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Road Traffic Injury

1. Study of fatigue in motorcycle day rides

Centre Investigators
Ann Williamson, Rena Friswell, Therese Ma

Summary
Twenty volunteer motrocyclists recruited through the Motorcycle Council of NSW undertook a supervised 274km ride from Sydney to the town of Roberston and back. The trip averaged approximately 6 hrous and included 3 mandatory breaks totalling 1:10. Before and after the trip, measures of subjective fatigue, reaction speed and sustained attention were taken, and riders assessed their fatigue at intervals throughout the trip. At the end of the day, the perceived workload of the day's activities was assessed as was physical fatigue. On a second Control day, a week before or after the ride, participants provided the same measures at equivalent times of day as on the ride day, but spent the day engaged in sedentary activities. Background questionnaires confirmed that lifestyle factors with the potential to affect fatigue on the study days (e.g. sleep patterns) were similar prior to the ride and the Control days. The days differed in terms of perceived workload, with the ride day entailing higher workload, particularly in terms of mental demand, physical demand and effort. Riders also reported higher levels of physical fatigue after the ride.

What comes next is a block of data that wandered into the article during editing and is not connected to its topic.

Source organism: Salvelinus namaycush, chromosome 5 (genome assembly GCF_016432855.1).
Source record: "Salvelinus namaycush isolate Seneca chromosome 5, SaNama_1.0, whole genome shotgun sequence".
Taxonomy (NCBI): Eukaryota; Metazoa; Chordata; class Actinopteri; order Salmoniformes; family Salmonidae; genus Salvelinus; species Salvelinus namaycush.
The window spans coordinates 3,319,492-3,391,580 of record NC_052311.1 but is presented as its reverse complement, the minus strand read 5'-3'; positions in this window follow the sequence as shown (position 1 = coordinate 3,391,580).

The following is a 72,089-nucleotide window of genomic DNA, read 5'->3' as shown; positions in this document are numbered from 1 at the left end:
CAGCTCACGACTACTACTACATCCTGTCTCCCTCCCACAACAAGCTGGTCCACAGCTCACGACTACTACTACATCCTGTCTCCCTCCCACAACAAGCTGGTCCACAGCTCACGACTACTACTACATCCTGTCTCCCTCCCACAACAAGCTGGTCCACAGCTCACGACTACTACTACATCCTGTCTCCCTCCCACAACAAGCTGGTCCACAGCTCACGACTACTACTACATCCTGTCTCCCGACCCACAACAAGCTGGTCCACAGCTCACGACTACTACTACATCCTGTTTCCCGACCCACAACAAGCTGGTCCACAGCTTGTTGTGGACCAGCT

During the latter part of the ride, subjective fatigue appeared to be increasing, but was not statistically different from levels at the end of the Control day. Similarly, there was some evidence that the stability of reaction speed was more affected by the ride than Control day activities. The results appear to reflect the early stages of fatigue development, but replication on a longer ride would be need to confirm this. The results do suggest that, in rested riders, a day ride of approximately 4.75 hours broken by spaced brakes of 1 hour 10 minutes, does not compromise safe performance more than a day of sedentary activity.


2. Fatigue management programmes: Impact on sleep, fatigue and performance

Centre Investigators
Ann Williamson, Samantha Sadural, Rena Friswell

Collaborator
Anne-Marie Feyer (PricewaterhouseCoopers/NEOH, University of Otago)

Summary